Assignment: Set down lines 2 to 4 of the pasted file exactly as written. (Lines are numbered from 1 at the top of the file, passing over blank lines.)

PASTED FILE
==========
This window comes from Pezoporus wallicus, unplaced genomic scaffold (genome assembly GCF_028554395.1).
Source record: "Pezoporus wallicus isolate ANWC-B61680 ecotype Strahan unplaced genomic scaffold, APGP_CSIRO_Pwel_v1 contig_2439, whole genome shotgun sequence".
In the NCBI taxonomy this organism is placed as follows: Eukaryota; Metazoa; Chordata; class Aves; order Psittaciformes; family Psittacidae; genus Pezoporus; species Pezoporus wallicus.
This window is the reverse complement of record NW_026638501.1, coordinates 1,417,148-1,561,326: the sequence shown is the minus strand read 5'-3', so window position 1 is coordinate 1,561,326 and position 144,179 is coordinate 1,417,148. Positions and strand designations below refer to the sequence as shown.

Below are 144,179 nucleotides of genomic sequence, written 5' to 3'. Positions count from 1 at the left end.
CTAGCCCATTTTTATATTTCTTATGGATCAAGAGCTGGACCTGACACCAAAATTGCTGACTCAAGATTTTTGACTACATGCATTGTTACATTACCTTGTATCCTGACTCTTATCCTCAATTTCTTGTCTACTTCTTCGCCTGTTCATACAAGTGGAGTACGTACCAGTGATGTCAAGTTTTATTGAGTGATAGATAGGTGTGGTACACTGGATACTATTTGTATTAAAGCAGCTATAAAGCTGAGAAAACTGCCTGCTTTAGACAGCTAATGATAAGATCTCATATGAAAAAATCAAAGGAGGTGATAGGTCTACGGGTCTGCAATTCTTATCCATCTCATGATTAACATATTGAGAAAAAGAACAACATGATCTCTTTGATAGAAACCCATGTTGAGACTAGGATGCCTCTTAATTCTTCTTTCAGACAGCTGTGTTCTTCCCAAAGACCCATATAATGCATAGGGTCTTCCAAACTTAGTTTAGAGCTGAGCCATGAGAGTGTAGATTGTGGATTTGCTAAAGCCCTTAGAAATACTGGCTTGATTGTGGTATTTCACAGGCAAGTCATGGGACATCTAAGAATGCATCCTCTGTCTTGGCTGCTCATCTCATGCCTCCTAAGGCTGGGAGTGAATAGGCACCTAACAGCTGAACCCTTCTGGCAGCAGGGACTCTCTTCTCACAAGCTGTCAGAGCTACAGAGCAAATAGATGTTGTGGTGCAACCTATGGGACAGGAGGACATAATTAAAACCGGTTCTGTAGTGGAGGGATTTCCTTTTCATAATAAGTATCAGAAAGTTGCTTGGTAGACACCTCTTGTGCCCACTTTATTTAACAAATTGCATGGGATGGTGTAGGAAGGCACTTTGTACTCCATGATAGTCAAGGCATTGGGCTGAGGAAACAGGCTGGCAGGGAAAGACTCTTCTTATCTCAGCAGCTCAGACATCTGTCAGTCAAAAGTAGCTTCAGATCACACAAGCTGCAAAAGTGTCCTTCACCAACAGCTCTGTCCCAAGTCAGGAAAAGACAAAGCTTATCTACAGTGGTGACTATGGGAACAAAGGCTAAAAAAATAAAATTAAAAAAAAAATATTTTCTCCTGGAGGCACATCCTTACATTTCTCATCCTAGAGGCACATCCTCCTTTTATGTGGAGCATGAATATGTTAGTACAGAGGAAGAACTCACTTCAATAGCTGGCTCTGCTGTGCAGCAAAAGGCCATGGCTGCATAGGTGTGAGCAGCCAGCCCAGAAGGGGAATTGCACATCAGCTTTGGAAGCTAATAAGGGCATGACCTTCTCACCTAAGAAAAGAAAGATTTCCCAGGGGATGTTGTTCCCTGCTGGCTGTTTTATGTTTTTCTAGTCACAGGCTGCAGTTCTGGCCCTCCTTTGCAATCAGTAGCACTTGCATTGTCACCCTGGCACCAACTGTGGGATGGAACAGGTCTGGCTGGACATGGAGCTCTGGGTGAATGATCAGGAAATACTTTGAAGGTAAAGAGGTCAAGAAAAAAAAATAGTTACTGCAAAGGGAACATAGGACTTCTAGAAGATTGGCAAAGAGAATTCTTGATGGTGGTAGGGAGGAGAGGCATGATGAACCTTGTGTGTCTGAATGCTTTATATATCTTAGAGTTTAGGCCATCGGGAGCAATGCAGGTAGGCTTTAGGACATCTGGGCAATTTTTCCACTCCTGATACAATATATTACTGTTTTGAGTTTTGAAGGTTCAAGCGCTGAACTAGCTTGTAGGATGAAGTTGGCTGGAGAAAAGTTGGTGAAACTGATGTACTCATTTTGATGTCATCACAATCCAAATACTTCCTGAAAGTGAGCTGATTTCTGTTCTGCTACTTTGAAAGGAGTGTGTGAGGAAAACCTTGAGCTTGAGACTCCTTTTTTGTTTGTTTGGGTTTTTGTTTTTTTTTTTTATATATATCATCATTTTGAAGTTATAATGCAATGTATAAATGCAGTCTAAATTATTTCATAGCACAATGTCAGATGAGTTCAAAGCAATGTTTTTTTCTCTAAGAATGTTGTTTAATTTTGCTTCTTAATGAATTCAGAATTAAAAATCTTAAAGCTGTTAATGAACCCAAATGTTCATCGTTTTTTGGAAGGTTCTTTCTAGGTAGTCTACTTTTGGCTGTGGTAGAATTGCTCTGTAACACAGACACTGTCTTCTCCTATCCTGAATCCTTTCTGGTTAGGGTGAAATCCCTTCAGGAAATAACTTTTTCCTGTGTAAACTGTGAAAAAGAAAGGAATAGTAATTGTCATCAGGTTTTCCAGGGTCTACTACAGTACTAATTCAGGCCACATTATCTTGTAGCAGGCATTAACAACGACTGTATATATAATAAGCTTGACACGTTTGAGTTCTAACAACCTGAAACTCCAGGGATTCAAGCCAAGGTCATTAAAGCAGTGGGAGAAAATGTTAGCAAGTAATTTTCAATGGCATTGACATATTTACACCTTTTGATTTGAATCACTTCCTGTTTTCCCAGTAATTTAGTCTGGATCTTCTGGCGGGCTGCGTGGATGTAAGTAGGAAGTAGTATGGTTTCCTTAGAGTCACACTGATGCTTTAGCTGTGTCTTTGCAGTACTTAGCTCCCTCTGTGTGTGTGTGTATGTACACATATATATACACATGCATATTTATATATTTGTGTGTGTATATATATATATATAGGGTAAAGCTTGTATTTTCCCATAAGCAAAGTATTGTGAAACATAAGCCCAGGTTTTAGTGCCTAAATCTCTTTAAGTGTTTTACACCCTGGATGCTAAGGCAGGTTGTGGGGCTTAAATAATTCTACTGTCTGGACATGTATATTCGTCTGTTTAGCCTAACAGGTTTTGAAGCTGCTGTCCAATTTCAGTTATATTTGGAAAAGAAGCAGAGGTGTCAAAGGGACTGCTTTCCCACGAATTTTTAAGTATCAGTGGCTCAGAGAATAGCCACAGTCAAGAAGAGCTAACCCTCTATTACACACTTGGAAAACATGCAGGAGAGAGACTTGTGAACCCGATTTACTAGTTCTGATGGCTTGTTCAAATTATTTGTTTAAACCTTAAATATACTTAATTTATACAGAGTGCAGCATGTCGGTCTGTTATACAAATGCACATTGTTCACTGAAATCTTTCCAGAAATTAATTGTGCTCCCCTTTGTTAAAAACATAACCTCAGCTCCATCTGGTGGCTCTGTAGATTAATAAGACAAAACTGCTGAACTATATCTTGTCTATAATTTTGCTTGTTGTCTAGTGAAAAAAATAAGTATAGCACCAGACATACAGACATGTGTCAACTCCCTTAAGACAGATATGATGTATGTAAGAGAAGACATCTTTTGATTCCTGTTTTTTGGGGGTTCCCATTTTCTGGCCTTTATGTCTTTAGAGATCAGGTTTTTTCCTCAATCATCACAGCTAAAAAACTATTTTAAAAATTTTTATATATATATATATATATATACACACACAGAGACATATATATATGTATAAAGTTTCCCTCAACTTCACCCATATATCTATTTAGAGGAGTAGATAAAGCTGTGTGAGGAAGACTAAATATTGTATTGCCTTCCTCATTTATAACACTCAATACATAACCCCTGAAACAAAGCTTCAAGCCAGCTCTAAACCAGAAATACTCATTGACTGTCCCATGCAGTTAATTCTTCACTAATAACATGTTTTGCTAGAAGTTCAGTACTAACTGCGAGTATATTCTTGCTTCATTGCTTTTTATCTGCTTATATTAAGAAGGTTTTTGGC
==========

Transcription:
Source record: "Pezoporus wallicus isolate ANWC-B61680 ecotype Strahan unplaced genomic scaffold, APGP_CSIRO_Pwel_v1 contig_2439, whole genome shotgun sequence".
In the NCBI taxonomy this organism is placed as follows: Eukaryota; Metazoa; Chordata; class Aves; order Psittaciformes; family Psittacidae; genus Pezoporus; species Pezoporus wallicus.
This window is the reverse complement of record NW_026638501.1, coordinates 1,417,148-1,561,326: the sequence shown is the minus strand read 5'-3', so window position 1 is coordinate 1,561,326 and position 144,179 is coordinate 1,417,148. Positions and strand designations below refer to the sequence as shown.